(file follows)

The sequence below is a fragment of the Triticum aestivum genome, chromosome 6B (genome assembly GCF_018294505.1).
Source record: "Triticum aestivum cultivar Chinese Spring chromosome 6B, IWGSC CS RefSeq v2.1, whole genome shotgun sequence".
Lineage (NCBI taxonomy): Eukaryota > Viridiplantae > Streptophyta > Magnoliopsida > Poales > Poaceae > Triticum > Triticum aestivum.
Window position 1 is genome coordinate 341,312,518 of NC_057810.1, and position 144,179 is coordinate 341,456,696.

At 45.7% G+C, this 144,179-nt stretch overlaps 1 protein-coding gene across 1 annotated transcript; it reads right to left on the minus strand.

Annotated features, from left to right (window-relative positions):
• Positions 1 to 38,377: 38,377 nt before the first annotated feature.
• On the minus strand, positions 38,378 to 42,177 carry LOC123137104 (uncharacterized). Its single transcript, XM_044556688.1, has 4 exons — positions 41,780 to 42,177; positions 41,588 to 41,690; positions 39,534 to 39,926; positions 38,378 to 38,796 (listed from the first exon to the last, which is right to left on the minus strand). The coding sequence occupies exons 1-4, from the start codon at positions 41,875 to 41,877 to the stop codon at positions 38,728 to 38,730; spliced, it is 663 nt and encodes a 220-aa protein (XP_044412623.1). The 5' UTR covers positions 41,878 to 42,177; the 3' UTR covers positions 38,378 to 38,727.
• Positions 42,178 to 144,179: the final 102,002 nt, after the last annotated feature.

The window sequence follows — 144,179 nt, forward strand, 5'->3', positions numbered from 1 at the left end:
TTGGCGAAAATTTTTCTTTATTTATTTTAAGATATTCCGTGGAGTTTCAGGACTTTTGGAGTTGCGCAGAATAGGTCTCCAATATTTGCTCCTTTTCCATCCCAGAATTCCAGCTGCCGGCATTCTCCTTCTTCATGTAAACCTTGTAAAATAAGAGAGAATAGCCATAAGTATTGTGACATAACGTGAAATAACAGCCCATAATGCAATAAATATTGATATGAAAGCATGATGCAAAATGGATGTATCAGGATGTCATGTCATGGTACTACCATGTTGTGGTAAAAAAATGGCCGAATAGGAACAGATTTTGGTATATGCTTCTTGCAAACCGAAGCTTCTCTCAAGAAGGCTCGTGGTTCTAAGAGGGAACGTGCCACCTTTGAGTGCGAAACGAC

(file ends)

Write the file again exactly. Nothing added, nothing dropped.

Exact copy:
The sequence below is a fragment of the Triticum aestivum genome, chromosome 6B (genome assembly GCF_018294505.1).
Source record: "Triticum aestivum cultivar Chinese Spring chromosome 6B, IWGSC CS RefSeq v2.1, whole genome shotgun sequence".
Lineage (NCBI taxonomy): Eukaryota > Viridiplantae > Streptophyta > Magnoliopsida > Poales > Poaceae > Triticum > Triticum aestivum.
Window position 1 is genome coordinate 341,312,518 of NC_057810.1, and position 144,179 is coordinate 341,456,696.

At 45.7% G+C, this 144,179-nt stretch overlaps 1 protein-coding gene across 1 annotated transcript; it reads right to left on the minus strand.

Annotated features, from left to right (window-relative positions):
• Positions 1 to 38,377: 38,377 nt before the first annotated feature.
• On the minus strand, positions 38,378 to 42,177 carry LOC123137104 (uncharacterized). Its single transcript, XM_044556688.1, has 4 exons — positions 41,780 to 42,177; positions 41,588 to 41,690; positions 39,534 to 39,926; positions 38,378 to 38,796 (listed from the first exon to the last, which is right to left on the minus strand). The coding sequence occupies exons 1-4, from the start codon at positions 41,875 to 41,877 to the stop codon at positions 38,728 to 38,730; spliced, it is 663 nt and encodes a 220-aa protein (XP_044412623.1). The 5' UTR covers positions 41,878 to 42,177; the 3' UTR covers positions 38,378 to 38,727.
• Positions 42,178 to 144,179: the final 102,002 nt, after the last annotated feature.

The window sequence follows — 144,179 nt, forward strand, 5'->3', positions numbered from 1 at the left end:
TTGGCGAAAATTTTTCTTTATTTATTTTAAGATATTCCGTGGAGTTTCAGGACTTTTGGAGTTGCGCAGAATAGGTCTCCAATATTTGCTCCTTTTCCATCCCAGAATTCCAGCTGCCGGCATTCTCCTTCTTCATGTAAACCTTGTAAAATAAGAGAGAATAGCCATAAGTATTGTGACATAACGTGAAATAACAGCCCATAATGCAATAAATATTGATATGAAAGCATGATGCAAAATGGATGTATCAGGATGTCATGTCATGGTACTACCATGTTGTGGTAAAAAAATGGCCGAATAGGAACAGATTTTGGTATATGCTTCTTGCAAACCGAAGCTTCTCTCAAGAAGGCTCGTGGTTCTAAGAGGGAACGTGCCACCTTTGAGTGCGAAACGAC